Jaipur/ New Delhi:
More cases of Zika virus were detected in Jaipur Saturday taking the total number of infected people to 55, a Rajasthan health department official said.
The figure was issued by the department after a review meeting chaired by the additional chief secretary (medical and health) Veenu Gupta.
The official said of the total patients, 38 are doing fine after treatment.
Union Health Ministry officials said fresh mosquito samples have been collected from various parts of Jaipur by a team from the National Institute of Malaria Research (NIMR).
On Friday, the authorities had reported 50 cases of the virus till then.
The Zika virus was found in some mosquitoes taken as samples from Sindhi Camp and few mosquitoes collected from the densely populated Shastri Nagar had already been found to be carriers of the virus leading to suspicion they are behind the spread of the infection.
Of the total patients, at least 11 are pregnant women, the ministry officials said.
The first case had surfaced on September 22 when an 85-year-old woman with no travel history tested positive for the disease.
Fogging and other anti-larvae activities are being carried out in the Shastri Nagar area to prevent the spread of the virus.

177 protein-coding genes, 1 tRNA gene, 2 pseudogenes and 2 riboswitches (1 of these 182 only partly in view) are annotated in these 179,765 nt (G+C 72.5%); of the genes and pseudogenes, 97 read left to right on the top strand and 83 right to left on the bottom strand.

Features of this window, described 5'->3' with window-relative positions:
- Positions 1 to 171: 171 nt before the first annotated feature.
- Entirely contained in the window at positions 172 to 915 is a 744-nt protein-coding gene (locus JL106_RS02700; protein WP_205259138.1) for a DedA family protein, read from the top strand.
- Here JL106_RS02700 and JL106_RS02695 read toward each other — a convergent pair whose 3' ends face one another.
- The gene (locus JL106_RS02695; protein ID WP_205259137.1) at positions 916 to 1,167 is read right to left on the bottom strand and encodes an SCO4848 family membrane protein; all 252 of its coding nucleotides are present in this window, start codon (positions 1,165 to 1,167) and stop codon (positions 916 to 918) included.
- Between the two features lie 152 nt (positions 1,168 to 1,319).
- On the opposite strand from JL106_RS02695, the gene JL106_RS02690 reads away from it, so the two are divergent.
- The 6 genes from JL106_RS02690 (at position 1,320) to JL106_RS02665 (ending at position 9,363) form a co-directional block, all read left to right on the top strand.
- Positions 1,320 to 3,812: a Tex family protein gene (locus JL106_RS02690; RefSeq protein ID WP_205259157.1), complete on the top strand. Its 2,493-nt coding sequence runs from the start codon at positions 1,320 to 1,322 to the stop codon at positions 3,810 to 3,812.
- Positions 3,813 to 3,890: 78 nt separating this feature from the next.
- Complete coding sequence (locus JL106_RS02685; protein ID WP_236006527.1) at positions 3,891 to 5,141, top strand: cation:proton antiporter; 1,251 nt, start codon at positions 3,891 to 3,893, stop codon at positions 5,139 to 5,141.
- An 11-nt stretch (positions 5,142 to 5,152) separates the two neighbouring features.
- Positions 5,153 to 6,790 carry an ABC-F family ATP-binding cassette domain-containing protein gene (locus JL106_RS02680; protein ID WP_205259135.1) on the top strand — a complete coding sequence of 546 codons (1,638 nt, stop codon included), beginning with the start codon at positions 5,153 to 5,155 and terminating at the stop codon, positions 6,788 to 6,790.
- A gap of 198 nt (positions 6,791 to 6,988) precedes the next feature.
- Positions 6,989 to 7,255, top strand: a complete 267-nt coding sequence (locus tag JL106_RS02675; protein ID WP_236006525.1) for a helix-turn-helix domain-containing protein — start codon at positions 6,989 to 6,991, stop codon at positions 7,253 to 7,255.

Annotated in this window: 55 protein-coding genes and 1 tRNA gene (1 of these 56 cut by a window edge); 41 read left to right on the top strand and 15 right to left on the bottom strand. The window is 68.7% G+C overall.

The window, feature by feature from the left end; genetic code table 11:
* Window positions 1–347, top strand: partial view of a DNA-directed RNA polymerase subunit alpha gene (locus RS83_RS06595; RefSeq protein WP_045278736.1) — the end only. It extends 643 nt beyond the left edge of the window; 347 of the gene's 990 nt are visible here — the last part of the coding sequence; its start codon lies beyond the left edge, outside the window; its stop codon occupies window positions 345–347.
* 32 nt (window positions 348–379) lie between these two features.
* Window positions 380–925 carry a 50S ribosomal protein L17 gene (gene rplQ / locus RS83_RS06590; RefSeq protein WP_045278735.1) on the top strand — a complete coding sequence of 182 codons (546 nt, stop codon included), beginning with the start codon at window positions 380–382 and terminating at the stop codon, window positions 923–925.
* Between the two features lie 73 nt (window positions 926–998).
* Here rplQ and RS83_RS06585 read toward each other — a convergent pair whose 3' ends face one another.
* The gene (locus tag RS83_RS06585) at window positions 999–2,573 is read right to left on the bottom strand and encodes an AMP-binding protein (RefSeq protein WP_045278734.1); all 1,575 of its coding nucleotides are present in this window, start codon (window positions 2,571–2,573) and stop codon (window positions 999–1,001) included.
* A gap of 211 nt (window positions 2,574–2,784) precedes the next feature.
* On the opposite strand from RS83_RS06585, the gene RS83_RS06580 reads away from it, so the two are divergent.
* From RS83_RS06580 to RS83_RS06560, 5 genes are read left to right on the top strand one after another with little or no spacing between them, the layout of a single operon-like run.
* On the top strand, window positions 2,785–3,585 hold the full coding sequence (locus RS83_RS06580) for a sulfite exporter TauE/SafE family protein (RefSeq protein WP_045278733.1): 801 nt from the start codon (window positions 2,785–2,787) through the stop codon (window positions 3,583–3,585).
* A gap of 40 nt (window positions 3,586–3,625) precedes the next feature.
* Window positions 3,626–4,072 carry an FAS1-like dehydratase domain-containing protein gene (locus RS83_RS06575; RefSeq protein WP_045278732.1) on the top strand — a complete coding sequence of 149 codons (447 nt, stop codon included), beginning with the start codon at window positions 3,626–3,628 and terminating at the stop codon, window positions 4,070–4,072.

At a review meeting held on Friday, measures taken to contain the situation were discussed. The department has also issued an advisory for pregnant women staying outside Shastri Nagar not to visit the area.
A control room has been activated at the National Centre for Disease Control to monitor the situation.
The number of monitoring teams in Jaipur has been increased from 50 to 170 and a special isolation ward created at the Hira Bagh Training Centre to treat Zika virus-affected patients.
The Rajasthan government has been provided information, education and communication (IEC) material prepared to create awareness about the Zika virus and prevention strategies.
The virus, transmitted through the aedes aegypti mosquito, causes fever, skin rashes, conjunctivitis, muscle and joint pain. It is harmful to pregnant women, as it can lead to microcephaly, a condition in which a baby’s head is significantly smaller than expected, in newborn children.
In India, the first outbreak was reported in Ahmedabad in January 2017 and the second in Tamil Nadu’s Krishnagiri district in July that year. Both these outbreaks were successfully contained through intensive surveillance and vector management, the ministry had said earlier.
The disease continues to be under surveillance of the Union Health Ministry although it is no longer a Public Health Emergency of International Concern under WHO notification since November 18, 2016.